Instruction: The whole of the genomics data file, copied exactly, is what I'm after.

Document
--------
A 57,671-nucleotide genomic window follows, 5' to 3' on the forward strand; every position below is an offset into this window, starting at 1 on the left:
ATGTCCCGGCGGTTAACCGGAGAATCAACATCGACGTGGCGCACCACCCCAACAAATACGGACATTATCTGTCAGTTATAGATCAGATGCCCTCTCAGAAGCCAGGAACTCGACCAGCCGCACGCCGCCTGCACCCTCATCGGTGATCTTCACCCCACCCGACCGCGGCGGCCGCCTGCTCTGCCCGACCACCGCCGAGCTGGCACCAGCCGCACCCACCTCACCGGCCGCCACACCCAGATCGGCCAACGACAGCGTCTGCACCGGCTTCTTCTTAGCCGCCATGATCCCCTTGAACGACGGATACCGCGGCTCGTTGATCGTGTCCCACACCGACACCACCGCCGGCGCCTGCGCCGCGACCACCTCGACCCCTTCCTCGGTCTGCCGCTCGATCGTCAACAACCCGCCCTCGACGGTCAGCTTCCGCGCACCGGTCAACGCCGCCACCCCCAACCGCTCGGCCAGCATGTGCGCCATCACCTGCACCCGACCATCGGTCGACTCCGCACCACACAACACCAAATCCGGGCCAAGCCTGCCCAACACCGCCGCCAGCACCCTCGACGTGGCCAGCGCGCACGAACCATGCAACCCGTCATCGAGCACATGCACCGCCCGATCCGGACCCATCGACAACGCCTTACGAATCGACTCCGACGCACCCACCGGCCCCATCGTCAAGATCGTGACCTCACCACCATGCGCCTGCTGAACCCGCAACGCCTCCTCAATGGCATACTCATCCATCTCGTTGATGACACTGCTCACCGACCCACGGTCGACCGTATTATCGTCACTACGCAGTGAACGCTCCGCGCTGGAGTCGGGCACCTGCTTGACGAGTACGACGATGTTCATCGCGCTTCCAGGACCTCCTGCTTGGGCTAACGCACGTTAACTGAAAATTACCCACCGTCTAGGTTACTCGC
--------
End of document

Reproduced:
A 57,671-nucleotide genomic window follows, 5' to 3' on the forward strand; every position below is an offset into this window, starting at 1 on the left:
ATGTCCCGGCGGTTAACCGGAGAATCAACATCGACGTGGCGCACCACCCCAACAAATACGGACATTATCTGTCAGTTATAGATCAGATGCCCTCTCAGAAGCCAGGAACTCGACCAGCCGCACGCCGCCTGCACCCTCATCGGTGATCTTCACCCCACCCGACCGCGGCGGCCGCCTGCTCTGCCCGACCACCGCCGAGCTGGCACCAGCCGCACCCACCTCACCGGCCGCCACACCCAGATCGGCCAACGACAGCGTCTGCACCGGCTTCTTCTTAGCCGCCATGATCCCCTTGAACGACGGATACCGCGGCTCGTTGATCGTGTCCCACACCGACACCACCGCCGGCGCCTGCGCCGCGACCACCTCGACCCCTTCCTCGGTCTGCCGCTCGATCGTCAACAACCCGCCCTCGACGGTCAGCTTCCGCGCACCGGTCAACGCCGCCACCCCCAACCGCTCGGCCAGCATGTGCGCCATCACCTGCACCCGACCATCGGTCGACTCCGCACCACACAACACCAAATCCGGGCCAAGCCTGCCCAACACCGCCGCCAGCACCCTCGACGTGGCCAGCGCGCACGAACCATGCAACCCGTCATCGAGCACATGCACCGCCCGATCCGGACCCATCGACAACGCCTTACGAATCGACTCCGACGCACCCACCGGCCCCATCGTCAAGATCGTGACCTCACCACCATGCGCCTGCTGAACCCGCAACGCCTCCTCAATGGCATACTCATCCATCTCGTTGATGACACTGCTCACCGACCCACGGTCGACCGTATTATCGTCACTACGCAGTGAACGCTCCGCGCTGGAGTCGGGCACCTGCTTGACGAGTACGACGATGTTCATCGCGCTTCCAGGACCTCCTGCTTGGGCTAACGCACGTTAACTGAAAATTACCCACCGTCTAGGTTACTCGC